At a much-watched Congressional hearing on drug prices two weeks ago, AbbVie helmsman Richard Gonzalez faced a grilling over his bonus—specifically, that it was pegged to sales of the company's megablockbuster Humira. After all, price hikes have helped fuel Humira's spectacular growth.
Even after shareholders forced a vote last year on linking incentive pay to price-hike scrutiny, the company kept the Humira metric in place when determining Gonzalez's 2018 compensation, according to a proxy statement filed Friday.
In a pay package that will rank among the largest in biopharma, Gonzalez pocketed $21.27 million in 2018. Nearly 20% of that, or $3.9 million, came from a performance-based cash incentive award. That $3.9 million was smaller than the $4.33 million Gonzalez snared for 2017, but it's still 58% more than his target award, which in itself is 1.5 times his base salary.
Using Humira sales as a key factor to evaluate Gonzalez’s performance would make some sense; after all, the immunology megablockbuster accounts for about 60% of the company’s total revenue. But with Humira's growth fed by price hikes and protected by aggressive patenting tactics, AbbVie has drawn increasing public scrutiny.
The connection between Humira sales and Gonzalez's pay strikes Sen. Ron Wyden, D-Ore., as “problematic,” the Senate Finance Committee ranking member said during a hearing last week, when Gonzalez and six other pharma executives appeared.
“Would you make a smaller bonus if you drop the price of Humira?” Wyden asked Gonzalez at the hearing on Feb. 27.
“Humira was one element of a set of financial factors that were evaluated as part of my compensation,” Gonzalez responded. “It’s obviously a very significant product for us. So it’s clear that would be part of that evaluation.”
Humira sales, plus net revenues, operating margin and return on assets, account for about 60% in Gonzalez’s bonus review. Ironically, it was the only financial goal that AbbVie didn’t quite match up to in 2018.
According to AbbVie’s proxy, the board had previously set Humira’s 2018 sales target at $20.1 billion. But the actual result fell slightly short at $19.94 billion, probably one reason why Gonzalez’s 2018 incentive payout—and his total compensation—came in below what he collected in 2017.
In a report that Wells Fargo's David Maris put forward last January, the analyst noted that AbbVie’s 9.7% price increase on Humira would cost the U.S. healthcare system another $1.2 billion—the costliest hike among a few Big Pharma raises that Maris examined. And over the past five years, thanks to an accumulation of price increases, Humira’s sticker price has more than doubled, he noted.
The price hikes—and the unwanted attention they bring—have some investors concerned. At last year’s annual meeting, a small group of stockholders that collectively owned about 290,857 AbbVie shares proposed that the company’s compensation committee provide more clarity on how “risks related to public concern over drug pricing strategies are integrated into AbbVie’s incentive compensation [arrangements] for senior executives.” That motion was defeated with 21.83% in favor, according to Mercy Investment, one of the co-filers of the proposal.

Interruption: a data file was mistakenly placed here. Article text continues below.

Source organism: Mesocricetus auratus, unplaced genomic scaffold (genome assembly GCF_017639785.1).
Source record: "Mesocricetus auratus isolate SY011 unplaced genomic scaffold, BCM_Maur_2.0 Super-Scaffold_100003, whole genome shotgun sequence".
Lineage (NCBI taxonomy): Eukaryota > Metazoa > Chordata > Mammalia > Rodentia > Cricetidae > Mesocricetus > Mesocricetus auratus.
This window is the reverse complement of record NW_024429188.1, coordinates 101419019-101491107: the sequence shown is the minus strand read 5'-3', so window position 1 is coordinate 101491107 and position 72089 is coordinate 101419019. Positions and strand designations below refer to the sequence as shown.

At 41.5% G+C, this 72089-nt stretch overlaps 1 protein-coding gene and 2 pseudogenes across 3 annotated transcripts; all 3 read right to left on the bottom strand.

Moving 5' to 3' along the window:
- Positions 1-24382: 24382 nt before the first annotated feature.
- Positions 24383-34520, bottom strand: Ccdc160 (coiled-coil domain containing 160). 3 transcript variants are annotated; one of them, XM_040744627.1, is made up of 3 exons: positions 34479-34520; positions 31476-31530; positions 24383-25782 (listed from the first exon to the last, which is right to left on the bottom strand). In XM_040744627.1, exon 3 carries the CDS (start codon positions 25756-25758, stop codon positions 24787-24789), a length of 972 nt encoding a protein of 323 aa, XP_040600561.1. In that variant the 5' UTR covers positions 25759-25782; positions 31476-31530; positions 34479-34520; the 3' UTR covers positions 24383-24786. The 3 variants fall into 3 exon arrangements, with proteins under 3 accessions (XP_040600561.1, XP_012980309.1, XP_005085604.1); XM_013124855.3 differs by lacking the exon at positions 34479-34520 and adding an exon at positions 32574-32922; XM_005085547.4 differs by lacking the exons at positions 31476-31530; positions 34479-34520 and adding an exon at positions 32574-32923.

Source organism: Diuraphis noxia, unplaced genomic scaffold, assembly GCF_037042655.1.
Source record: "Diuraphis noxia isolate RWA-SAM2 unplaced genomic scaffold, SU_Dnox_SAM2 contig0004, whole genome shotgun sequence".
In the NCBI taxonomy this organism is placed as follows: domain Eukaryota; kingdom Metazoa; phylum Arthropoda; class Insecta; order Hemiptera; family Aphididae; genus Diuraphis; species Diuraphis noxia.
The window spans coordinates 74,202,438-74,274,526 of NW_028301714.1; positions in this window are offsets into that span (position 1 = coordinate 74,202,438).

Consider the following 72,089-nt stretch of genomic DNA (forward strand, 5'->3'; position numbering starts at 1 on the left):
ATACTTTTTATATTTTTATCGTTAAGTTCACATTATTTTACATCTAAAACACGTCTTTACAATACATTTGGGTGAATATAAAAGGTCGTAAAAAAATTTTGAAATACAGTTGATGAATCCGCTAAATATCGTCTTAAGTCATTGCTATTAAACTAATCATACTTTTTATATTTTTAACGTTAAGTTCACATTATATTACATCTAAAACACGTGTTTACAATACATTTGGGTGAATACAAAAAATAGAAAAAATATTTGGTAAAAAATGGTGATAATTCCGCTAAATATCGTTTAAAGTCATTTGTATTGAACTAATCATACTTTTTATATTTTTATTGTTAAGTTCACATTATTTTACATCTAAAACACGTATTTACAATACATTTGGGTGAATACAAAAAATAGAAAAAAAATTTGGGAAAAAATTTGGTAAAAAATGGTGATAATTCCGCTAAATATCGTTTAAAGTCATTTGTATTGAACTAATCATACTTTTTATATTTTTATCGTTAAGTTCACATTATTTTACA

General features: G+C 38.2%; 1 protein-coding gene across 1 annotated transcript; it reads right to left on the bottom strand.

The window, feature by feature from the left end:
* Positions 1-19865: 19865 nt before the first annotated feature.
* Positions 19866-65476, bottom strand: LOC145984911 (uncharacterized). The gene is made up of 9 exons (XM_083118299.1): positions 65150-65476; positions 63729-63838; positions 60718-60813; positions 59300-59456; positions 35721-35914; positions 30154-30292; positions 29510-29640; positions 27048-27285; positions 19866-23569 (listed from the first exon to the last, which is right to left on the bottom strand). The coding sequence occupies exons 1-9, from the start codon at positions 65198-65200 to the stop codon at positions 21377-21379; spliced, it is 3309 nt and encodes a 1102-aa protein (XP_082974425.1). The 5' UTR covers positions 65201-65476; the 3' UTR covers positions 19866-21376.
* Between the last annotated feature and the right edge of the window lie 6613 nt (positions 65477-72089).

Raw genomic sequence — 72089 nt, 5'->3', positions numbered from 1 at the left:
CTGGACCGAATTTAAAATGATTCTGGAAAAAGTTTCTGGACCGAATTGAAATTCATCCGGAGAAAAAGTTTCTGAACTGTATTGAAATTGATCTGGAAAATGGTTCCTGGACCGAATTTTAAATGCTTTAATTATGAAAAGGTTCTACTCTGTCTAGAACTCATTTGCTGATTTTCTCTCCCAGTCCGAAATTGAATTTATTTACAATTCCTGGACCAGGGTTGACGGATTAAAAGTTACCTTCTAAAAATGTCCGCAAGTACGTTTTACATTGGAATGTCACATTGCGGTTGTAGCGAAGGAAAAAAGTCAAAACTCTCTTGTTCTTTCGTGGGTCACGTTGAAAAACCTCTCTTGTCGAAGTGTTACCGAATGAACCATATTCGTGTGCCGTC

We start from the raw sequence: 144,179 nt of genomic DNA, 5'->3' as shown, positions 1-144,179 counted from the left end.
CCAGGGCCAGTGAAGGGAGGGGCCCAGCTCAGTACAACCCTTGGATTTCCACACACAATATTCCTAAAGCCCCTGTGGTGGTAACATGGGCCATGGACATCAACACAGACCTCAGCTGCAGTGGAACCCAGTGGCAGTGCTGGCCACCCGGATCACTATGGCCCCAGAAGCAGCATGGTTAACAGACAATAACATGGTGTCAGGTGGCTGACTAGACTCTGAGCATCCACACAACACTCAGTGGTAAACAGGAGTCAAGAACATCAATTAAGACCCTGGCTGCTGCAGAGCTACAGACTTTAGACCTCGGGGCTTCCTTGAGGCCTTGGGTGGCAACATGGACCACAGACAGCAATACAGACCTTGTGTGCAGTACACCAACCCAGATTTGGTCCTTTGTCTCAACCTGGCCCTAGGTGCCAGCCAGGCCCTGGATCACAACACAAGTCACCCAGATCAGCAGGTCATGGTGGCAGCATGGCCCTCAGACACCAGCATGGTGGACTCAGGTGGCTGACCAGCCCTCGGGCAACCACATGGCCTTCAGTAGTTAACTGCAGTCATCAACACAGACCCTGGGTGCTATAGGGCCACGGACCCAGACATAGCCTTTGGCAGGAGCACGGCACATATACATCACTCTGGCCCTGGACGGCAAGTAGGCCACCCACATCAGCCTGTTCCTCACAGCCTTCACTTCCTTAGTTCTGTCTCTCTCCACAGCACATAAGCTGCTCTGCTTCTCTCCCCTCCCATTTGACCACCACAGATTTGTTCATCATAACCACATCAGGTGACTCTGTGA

Some of those investors are about to return this year with the same proposal, though the group seems to be smaller with only 86,219 AbbVie shares involved.
“In our view, excessive dependence on drug price increases is a risky and unsustainable strategy, especially when price hikes drive large senior executive payouts,” the investors wrote.
Referring to a case by California Department of Insurance that alleged AbbVie hired and paid a network of nurse “ambassadors" for physicians as a way to boost Humira prescriptions, the shareholders argued the situation “may have been better managed by leadership if Humira sales were not an explicit part of the payment incentive plan.”
In its rebuttal to the shareholder proposal, AbbVie’s board of directors—which Gonzalez heads—said the compensation committee conducts an in-depth risk assessment before granting executive pay, with results published in the proxy, and said that a “report specifically focused only on drug pricing risk would be redundant.”
As for drug pricing, the company said it’s still committed to capping its price increases at less than 10%.
“Therefore, AbbVie already limits the risk of extreme price increases being used to inappropriately meet performance goals,” the board added.
But AbbVie’s very ability to jack up Humira prices—thanks to patent settlements that fend off biosimilar versions of Humira until 2023—has also come under fire. During the Senate Finance Committee hearing, Wyden compared AbbVie and its Humira exclusivity protections to “Gollum with his ring,” referring to the Lord of the Rings character.
“Thick cobwebs of patents and legal tricks and shadowy deals with other drugmakers, all of them are in place to keep the cash flowing,” he said.
So far, AbbVie has reached settlements with several biosimilar manufacturers, pushing their copycat launches in the U.S. to 2023, leaving Boehringer Ingelheim still in a legal battle with the Illinois drugmaker.